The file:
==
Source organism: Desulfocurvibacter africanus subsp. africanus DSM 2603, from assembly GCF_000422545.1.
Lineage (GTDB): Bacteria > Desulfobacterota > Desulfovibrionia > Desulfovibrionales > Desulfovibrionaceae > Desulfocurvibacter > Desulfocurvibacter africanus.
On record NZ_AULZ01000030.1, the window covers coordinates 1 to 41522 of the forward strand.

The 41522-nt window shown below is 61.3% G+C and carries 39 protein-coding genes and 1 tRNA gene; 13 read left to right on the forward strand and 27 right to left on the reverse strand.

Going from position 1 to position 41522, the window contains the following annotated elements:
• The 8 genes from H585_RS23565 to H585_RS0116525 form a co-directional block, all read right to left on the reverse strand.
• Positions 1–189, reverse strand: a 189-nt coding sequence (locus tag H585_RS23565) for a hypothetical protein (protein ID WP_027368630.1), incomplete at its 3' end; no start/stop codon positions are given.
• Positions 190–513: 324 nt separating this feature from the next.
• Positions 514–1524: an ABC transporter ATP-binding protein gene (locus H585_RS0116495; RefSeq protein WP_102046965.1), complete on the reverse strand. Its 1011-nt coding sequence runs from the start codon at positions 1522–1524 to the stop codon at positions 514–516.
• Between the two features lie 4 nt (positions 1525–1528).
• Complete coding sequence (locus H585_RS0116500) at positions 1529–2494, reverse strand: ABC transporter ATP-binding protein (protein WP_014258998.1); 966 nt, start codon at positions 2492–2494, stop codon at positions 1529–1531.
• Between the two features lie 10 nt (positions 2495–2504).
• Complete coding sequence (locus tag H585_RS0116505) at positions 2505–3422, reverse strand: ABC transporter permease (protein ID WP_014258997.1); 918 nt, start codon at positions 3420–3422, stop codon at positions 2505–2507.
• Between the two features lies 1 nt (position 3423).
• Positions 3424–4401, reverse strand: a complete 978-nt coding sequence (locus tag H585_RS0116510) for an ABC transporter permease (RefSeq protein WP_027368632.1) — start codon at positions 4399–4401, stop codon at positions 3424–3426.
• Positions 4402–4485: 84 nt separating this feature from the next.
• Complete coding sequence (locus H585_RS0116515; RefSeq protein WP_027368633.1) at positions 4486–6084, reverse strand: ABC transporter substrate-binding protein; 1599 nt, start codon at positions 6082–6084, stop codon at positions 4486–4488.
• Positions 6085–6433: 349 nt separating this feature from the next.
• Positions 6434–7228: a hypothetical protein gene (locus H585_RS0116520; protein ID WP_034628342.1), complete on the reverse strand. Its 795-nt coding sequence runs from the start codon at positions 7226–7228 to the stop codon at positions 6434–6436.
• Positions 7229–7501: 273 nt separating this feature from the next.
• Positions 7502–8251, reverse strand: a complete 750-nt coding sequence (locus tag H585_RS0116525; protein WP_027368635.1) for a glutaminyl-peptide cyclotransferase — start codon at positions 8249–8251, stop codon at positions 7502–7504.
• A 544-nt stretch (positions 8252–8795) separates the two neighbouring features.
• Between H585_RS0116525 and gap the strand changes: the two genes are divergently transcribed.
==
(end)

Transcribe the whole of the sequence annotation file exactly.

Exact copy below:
Source organism: Desulfocurvibacter africanus subsp. africanus DSM 2603, from assembly GCF_000422545.1.
Lineage (GTDB): Bacteria > Desulfobacterota > Desulfovibrionia > Desulfovibrionales > Desulfovibrionaceae > Desulfocurvibacter > Desulfocurvibacter africanus.
On record NZ_AULZ01000030.1, the window covers coordinates 1 to 41522 of the forward strand.

The 41522-nt window shown below is 61.3% G+C and carries 39 protein-coding genes and 1 tRNA gene; 13 read left to right on the forward strand and 27 right to left on the reverse strand.

Going from position 1 to position 41522, the window contains the following annotated elements:
• The 8 genes from H585_RS23565 to H585_RS0116525 form a co-directional block, all read right to left on the reverse strand.
• Positions 1–189, reverse strand: a 189-nt coding sequence (locus tag H585_RS23565) for a hypothetical protein (protein ID WP_027368630.1), incomplete at its 3' end; no start/stop codon positions are given.
• Positions 190–513: 324 nt separating this feature from the next.
• Positions 514–1524: an ABC transporter ATP-binding protein gene (locus H585_RS0116495; RefSeq protein WP_102046965.1), complete on the reverse strand. Its 1011-nt coding sequence runs from the start codon at positions 1522–1524 to the stop codon at positions 514–516.
• Between the two features lie 4 nt (positions 1525–1528).
• Complete coding sequence (locus H585_RS0116500) at positions 1529–2494, reverse strand: ABC transporter ATP-binding protein (protein WP_014258998.1); 966 nt, start codon at positions 2492–2494, stop codon at positions 1529–1531.
• Between the two features lie 10 nt (positions 2495–2504).
• Complete coding sequence (locus tag H585_RS0116505) at positions 2505–3422, reverse strand: ABC transporter permease (protein ID WP_014258997.1); 918 nt, start codon at positions 3420–3422, stop codon at positions 2505–2507.
• Between the two features lies 1 nt (position 3423).
• Positions 3424–4401, reverse strand: a complete 978-nt coding sequence (locus tag H585_RS0116510) for an ABC transporter permease (RefSeq protein WP_027368632.1) — start codon at positions 4399–4401, stop codon at positions 3424–3426.
• Positions 4402–4485: 84 nt separating this feature from the next.
• Complete coding sequence (locus H585_RS0116515; RefSeq protein WP_027368633.1) at positions 4486–6084, reverse strand: ABC transporter substrate-binding protein; 1599 nt, start codon at positions 6082–6084, stop codon at positions 4486–4488.
• Positions 6085–6433: 349 nt separating this feature from the next.
• Positions 6434–7228: a hypothetical protein gene (locus H585_RS0116520; protein ID WP_034628342.1), complete on the reverse strand. Its 795-nt coding sequence runs from the start codon at positions 7226–7228 to the stop codon at positions 6434–6436.
• Positions 7229–7501: 273 nt separating this feature from the next.
• Positions 7502–8251, reverse strand: a complete 750-nt coding sequence (locus tag H585_RS0116525; protein WP_027368635.1) for a glutaminyl-peptide cyclotransferase — start codon at positions 8249–8251, stop codon at positions 7502–7504.
• A 544-nt stretch (positions 8252–8795) separates the two neighbouring features.
• Between H585_RS0116525 and gap the strand changes: the two genes are divergently transcribed.